Hot to Trot

The evening called for each attendee to wear something red. Sadly, my wardrobe is predominately black and grey. Note to self - acquire more colour in clothing. I like the colour red very much - red roses, red shoes, red wine. Ripping apart my closet, I found a pashmina scarf to satisfy the requirements of the soiree. Profile Wine Group, a Toronto-based wine agency behind familiar wine brands found at the LCBO, hosted an event at Turf Lounge in downtown Toronto.  It was to celebrate the launch of two blended wines coming from Washington State.
14 Hands Winery
Painting by
Cynthia Sampson

About Washington State

Washington State shares a similar history to other American wine regions.  European immigrants first planted the area, but it wasn't until many years after prohibition that wineries started to take root. Did you know that Washington Sate is the second largest wine producing state in the country? I had no idea. With approximately 30 grape varieties cultivated throughout the state, Cabernet Sauvignon and Merlot dominate red wine production. Chardonnay and Riesling lead the herd for the whites (I'm trying to stay with a horse theme here). The main region is Columbia Valley, covering about a third of the entire state. It encompasses smaller areas such as Walla Walla Valley, Yakima Valley, Rattlesnake Hills, and Horse Heaven Hills. I quite enjoy saying "Walla Walla".

Columbia Valley AVA in Washington State
This wine region was established in 1984
Here are some tidbits about eastern Washington State:
  • There are 300 days of sun during the year so get your most stylish shades.
  • The eastern part of the state is dry and arid, classifying it as a continental semi-desert. Irrigation is often necessary with water coming from mountain snow melts that flow into the rivers.
  • The Olympic Mountains on the coast and the Cascade Mountains to the west of the valley creates what's called the "Rain Shadow Effect". This leads to those sunny days during the important grape ripening period and protection from rain during harvest. 
  • High day time temperatures are reached creating grapes with optimal sugar levels but with the cool nights, the acid is retained leading to wines of good structure. 
  • Existing in most of the worlds wine regions, Phylloxera (a root-damaging aphid that eventually kills the vine) does not exist here meaning that vines are not grafted. That's a rare thing!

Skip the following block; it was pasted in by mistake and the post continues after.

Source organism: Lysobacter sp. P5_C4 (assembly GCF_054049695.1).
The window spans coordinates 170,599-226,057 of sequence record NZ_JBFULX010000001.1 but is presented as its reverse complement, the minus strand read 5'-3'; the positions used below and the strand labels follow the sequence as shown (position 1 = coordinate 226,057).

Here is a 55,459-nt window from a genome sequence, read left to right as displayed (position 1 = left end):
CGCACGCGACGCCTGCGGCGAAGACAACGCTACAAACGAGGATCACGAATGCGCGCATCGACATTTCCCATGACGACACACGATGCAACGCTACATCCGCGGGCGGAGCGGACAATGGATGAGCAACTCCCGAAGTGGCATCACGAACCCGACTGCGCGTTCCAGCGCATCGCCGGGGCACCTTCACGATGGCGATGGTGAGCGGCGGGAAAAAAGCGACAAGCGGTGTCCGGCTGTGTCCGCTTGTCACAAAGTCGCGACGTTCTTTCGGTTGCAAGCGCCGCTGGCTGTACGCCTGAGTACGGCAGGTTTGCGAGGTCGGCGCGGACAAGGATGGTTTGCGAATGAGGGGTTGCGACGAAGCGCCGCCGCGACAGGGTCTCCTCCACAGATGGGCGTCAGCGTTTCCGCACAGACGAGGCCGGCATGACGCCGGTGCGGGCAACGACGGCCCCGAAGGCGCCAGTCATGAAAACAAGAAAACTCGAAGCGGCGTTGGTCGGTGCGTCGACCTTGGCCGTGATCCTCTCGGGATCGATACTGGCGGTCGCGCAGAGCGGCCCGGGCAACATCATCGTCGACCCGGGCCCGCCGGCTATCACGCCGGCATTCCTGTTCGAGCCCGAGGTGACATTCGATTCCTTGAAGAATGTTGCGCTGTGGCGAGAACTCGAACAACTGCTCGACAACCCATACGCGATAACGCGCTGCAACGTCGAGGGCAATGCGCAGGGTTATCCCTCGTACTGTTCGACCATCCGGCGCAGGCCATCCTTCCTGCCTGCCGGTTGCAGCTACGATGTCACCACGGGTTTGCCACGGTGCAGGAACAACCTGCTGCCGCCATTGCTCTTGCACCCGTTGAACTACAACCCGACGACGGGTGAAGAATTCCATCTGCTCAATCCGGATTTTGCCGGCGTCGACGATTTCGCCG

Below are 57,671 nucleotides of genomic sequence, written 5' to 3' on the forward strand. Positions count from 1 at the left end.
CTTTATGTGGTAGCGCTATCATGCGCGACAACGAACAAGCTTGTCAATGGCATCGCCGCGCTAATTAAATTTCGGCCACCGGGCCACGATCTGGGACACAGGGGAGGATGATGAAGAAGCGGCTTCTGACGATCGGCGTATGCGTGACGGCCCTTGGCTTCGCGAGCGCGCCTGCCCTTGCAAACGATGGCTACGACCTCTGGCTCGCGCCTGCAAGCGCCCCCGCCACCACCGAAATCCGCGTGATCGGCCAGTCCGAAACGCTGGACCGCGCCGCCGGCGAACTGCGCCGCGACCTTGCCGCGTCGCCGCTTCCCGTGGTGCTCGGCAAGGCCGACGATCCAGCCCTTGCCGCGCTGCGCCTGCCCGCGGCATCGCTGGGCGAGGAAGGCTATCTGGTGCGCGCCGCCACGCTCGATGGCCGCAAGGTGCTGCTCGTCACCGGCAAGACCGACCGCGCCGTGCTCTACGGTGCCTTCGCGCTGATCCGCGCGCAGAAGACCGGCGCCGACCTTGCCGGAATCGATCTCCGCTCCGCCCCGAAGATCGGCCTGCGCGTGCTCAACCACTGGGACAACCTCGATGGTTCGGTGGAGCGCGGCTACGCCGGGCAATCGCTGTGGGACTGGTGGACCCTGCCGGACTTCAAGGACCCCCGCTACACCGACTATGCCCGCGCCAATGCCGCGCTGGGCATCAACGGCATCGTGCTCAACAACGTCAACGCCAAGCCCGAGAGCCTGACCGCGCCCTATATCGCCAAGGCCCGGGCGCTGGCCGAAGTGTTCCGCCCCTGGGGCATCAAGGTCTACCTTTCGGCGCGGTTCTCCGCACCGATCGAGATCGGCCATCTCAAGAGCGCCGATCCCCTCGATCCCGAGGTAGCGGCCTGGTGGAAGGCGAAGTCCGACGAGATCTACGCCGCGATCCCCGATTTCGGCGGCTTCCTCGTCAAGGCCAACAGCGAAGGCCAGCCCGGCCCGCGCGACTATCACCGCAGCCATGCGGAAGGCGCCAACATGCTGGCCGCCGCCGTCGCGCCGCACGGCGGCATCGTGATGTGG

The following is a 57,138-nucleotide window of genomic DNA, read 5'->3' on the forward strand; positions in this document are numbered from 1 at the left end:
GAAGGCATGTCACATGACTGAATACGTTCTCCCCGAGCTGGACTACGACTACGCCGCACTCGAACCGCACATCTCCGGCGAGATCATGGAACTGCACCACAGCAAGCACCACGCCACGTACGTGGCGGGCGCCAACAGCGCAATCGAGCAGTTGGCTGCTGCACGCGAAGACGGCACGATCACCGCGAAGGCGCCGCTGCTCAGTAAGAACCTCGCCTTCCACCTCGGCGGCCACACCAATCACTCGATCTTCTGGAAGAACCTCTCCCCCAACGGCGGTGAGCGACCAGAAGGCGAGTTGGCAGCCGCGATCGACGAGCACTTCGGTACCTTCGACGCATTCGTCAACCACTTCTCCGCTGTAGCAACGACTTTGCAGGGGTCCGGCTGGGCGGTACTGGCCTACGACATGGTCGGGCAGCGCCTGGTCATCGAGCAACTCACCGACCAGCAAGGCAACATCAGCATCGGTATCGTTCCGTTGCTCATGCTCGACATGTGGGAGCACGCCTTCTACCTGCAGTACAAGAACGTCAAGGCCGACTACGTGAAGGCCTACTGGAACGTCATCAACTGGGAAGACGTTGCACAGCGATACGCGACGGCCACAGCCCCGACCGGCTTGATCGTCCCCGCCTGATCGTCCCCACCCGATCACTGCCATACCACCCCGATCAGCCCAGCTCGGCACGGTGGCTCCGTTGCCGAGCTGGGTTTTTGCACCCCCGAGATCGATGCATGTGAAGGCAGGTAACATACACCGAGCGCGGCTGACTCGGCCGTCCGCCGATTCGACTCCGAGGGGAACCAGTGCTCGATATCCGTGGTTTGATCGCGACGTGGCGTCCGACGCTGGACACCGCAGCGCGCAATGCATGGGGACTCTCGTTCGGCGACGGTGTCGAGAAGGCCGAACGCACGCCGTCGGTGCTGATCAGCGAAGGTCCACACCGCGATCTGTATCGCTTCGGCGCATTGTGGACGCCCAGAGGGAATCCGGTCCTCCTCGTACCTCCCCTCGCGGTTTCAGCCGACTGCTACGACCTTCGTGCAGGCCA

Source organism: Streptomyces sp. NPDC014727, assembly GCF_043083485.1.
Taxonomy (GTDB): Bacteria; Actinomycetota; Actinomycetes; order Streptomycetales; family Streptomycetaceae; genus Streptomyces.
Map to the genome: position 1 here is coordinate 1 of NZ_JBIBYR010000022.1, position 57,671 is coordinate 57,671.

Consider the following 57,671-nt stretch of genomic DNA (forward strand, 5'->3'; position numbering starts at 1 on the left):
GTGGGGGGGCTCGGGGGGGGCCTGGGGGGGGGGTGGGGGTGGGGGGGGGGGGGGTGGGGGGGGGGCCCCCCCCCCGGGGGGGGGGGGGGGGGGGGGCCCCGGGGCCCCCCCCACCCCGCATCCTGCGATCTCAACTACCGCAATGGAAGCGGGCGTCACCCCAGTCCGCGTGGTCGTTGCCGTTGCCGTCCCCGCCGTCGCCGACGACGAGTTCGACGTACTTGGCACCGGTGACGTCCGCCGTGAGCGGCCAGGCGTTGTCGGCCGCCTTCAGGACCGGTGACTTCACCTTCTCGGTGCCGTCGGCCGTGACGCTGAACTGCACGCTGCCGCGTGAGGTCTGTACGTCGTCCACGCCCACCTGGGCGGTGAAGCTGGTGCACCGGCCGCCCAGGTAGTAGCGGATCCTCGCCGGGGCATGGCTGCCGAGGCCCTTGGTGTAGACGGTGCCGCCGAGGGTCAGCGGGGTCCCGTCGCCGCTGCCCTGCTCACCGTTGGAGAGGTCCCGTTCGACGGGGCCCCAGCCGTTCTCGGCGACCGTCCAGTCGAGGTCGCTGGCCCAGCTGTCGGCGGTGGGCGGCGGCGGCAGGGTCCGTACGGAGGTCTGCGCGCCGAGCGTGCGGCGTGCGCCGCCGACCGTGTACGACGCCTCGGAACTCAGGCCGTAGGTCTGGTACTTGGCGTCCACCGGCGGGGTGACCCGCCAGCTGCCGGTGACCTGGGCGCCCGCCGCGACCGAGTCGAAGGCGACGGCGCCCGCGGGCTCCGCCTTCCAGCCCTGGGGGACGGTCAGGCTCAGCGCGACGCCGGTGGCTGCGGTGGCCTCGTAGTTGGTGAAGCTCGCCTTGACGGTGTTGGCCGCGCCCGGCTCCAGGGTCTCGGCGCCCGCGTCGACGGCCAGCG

About 14 Hands Winery

Why the name 14 Hands? It's actually a measurement. Horses are measured in units of a man's palm-width, or hand. These wild mustangs were described as being "14 hands high". Small yet strong, they used to roam the hills of eastern Washington State.

"Whether you enjoy 14 Hands by the glass in your favorite restaurant, or share a bottle with family or friends, our wines are the quintessential Washington wine experience – fruit-forward, easily enjoyable with any meal or on any occasion, and delivering a superb value for the price." -

The Wines

2011 Hot to Trot White Blend $14.65
A blend of chardonnay, pinot gris, and viognier from grapes sourced throughout the state. Each of these varieties were fermented separately in stainless steel tanks with a small percentage fermented in neutral barrels and aged on the lees to give a fuller mouth-feel.

2010 Hot to Trot Red Blend $15.30
The 2010 vintage was recorded as one of the coolest in the eastern part of Washington State. Harvest was 3 weeks late. This red blend is comprised of merlot, syrah, cabernet sauvignon, mourvedre and other red varieties. The wine was aged mostly in neutral French and American oak for 6 months.

A juicy red with soft tannins, lots of fruit flavour and a hint of sweetness on the palate. Perfect for parties this holiday season.

Hot to Trot launch
Turf Lounge
A fun wine-filled, horse-betting night with our friends at Profile Wine Group.  I placed my bet on the horse with the best sounding name. I don't think it did me any good. I also ran into some of the local Toronto bloggers, one of which had won a lucky golden horseshoe! @ToWineMan - you'll need to make sure to carry that with you always. It'll come in handy I'm sure.

Friends often ask me for recommendations of wines that are easy to drink and at a reasonable price-point. Hovering around the $15 mark, I'd ask them to try the Hot to Trot wines from Washington State.  Great value, packed with flavour, and enjoyable as quaffable every-day wines, they are available through General List at the LCBO. The 14 Hands blends should be relatively easy to find at most locations.

If you are more inclined to drink wines from California, why not saddle up and head north for something new!

Wines on display and
horse races on the screen

Visit 14 Hands Winery:

Explore Washington State wine: